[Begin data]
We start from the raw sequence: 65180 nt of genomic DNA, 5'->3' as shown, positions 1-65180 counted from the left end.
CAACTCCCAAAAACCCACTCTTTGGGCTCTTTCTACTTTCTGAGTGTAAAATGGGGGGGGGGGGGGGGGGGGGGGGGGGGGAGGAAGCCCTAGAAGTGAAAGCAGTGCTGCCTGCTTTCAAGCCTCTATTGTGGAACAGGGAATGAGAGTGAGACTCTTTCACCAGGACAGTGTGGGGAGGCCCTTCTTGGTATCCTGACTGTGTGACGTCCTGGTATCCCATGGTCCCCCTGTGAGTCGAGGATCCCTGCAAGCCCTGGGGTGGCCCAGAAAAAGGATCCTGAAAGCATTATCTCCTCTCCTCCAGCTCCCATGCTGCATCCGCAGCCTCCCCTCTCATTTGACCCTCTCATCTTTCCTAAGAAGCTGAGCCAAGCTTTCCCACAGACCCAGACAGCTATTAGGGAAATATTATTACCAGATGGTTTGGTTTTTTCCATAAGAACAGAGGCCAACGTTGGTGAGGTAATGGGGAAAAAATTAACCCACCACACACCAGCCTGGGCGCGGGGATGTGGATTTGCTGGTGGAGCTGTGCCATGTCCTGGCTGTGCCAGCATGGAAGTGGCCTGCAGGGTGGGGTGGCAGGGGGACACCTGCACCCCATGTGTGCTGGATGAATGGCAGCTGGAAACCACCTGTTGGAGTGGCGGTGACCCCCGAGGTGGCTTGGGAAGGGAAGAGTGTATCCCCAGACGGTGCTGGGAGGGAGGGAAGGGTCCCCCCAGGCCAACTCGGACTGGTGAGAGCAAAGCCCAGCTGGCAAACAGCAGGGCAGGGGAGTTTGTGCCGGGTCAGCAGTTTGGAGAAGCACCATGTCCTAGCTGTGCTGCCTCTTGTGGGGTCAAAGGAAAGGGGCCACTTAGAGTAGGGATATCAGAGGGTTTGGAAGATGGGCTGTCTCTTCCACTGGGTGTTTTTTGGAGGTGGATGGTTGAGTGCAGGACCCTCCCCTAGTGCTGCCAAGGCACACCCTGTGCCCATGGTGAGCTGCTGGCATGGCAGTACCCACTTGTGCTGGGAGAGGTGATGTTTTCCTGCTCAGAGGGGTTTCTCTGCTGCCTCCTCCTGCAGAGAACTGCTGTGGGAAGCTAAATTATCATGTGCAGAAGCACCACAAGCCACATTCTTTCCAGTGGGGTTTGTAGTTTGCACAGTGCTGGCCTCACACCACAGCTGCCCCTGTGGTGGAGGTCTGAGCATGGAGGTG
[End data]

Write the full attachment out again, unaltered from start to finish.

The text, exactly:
We start from the raw sequence: 65180 nt of genomic DNA, 5'->3' as shown, positions 1-65180 counted from the left end.
CAACTCCCAAAAACCCACTCTTTGGGCTCTTTCTACTTTCTGAGTGTAAAATGGGGGGGGGGGGGGGGGGGGGGGGGGGGGAGGAAGCCCTAGAAGTGAAAGCAGTGCTGCCTGCTTTCAAGCCTCTATTGTGGAACAGGGAATGAGAGTGAGACTCTTTCACCAGGACAGTGTGGGGAGGCCCTTCTTGGTATCCTGACTGTGTGACGTCCTGGTATCCCATGGTCCCCCTGTGAGTCGAGGATCCCTGCAAGCCCTGGGGTGGCCCAGAAAAAGGATCCTGAAAGCATTATCTCCTCTCCTCCAGCTCCCATGCTGCATCCGCAGCCTCCCCTCTCATTTGACCCTCTCATCTTTCCTAAGAAGCTGAGCCAAGCTTTCCCACAGACCCAGACAGCTATTAGGGAAATATTATTACCAGATGGTTTGGTTTTTTCCATAAGAACAGAGGCCAACGTTGGTGAGGTAATGGGGAAAAAATTAACCCACCACACACCAGCCTGGGCGCGGGGATGTGGATTTGCTGGTGGAGCTGTGCCATGTCCTGGCTGTGCCAGCATGGAAGTGGCCTGCAGGGTGGGGTGGCAGGGGGACACCTGCACCCCATGTGTGCTGGATGAATGGCAGCTGGAAACCACCTGTTGGAGTGGCGGTGACCCCCGAGGTGGCTTGGGAAGGGAAGAGTGTATCCCCAGACGGTGCTGGGAGGGAGGGAAGGGTCCCCCCAGGCCAACTCGGACTGGTGAGAGCAAAGCCCAGCTGGCAAACAGCAGGGCAGGGGAGTTTGTGCCGGGTCAGCAGTTTGGAGAAGCACCATGTCCTAGCTGTGCTGCCTCTTGTGGGGTCAAAGGAAAGGGGCCACTTAGAGTAGGGATATCAGAGGGTTTGGAAGATGGGCTGTCTCTTCCACTGGGTGTTTTTTGGAGGTGGATGGTTGAGTGCAGGACCCTCCCCTAGTGCTGCCAAGGCACACCCTGTGCCCATGGTGAGCTGCTGGCATGGCAGTACCCACTTGTGCTGGGAGAGGTGATGTTTTCCTGCTCAGAGGGGTTTCTCTGCTGCCTCCTCCTGCAGAGAACTGCTGTGGGAAGCTAAATTATCATGTGCAGAAGCACCACAAGCCACATTCTTTCCAGTGGGGTTTGTAGTTTGCACAGTGCTGGCCTCACACCACAGCTGCCCCTGTGGTGGAGGTCTGAGCATGGAGGTG